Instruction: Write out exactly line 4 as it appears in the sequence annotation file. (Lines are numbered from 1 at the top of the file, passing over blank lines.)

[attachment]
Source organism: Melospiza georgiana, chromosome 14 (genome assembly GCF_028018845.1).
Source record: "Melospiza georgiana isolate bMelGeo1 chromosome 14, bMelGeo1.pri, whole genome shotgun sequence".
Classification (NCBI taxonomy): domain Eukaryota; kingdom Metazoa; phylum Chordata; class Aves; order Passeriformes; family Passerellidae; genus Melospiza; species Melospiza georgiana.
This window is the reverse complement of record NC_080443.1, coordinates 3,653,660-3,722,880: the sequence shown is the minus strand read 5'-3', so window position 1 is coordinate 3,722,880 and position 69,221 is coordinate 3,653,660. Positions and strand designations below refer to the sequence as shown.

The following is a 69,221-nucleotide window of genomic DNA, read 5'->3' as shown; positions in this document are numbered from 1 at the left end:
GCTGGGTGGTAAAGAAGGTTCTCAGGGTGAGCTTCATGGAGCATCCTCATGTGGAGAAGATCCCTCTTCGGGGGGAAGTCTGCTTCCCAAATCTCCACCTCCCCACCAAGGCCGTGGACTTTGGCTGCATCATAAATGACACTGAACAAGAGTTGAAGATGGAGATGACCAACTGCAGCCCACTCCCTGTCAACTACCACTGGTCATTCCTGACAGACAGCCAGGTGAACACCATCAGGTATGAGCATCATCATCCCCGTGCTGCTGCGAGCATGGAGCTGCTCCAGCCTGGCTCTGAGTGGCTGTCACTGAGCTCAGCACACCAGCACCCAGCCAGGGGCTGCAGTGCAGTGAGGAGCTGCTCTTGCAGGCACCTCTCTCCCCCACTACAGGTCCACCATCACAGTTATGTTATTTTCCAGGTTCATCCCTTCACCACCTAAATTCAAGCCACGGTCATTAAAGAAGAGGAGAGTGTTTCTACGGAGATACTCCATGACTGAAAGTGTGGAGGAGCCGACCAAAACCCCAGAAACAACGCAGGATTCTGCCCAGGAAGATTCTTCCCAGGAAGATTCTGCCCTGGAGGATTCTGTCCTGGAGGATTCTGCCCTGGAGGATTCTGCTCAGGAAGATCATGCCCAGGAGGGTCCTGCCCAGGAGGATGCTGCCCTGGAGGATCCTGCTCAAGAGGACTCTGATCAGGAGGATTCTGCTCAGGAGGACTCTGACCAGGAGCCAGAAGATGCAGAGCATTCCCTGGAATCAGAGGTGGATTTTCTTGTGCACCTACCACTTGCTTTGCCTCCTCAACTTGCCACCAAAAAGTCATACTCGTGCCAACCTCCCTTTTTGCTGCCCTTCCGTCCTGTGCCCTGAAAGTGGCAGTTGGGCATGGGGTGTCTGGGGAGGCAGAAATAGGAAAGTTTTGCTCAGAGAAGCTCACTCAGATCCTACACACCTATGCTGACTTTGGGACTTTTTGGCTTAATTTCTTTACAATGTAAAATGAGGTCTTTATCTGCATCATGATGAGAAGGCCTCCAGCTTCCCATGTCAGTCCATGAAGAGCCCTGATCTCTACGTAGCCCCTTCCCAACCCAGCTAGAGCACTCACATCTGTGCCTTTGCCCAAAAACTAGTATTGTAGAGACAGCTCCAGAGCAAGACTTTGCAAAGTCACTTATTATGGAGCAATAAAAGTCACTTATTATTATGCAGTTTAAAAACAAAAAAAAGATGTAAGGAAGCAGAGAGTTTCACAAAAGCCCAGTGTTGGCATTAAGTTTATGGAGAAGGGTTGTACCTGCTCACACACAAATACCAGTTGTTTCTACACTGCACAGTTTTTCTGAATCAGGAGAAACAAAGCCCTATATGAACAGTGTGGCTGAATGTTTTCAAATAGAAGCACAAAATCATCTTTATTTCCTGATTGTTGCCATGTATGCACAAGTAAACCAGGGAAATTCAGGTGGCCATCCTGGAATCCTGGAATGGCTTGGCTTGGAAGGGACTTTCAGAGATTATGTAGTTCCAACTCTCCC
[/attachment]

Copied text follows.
This window is the reverse complement of record NC_080443.1, coordinates 3,653,660-3,722,880: the sequence shown is the minus strand read 5'-3', so window position 1 is coordinate 3,722,880 and position 69,221 is coordinate 3,653,660. Positions and strand designations below refer to the sequence as shown.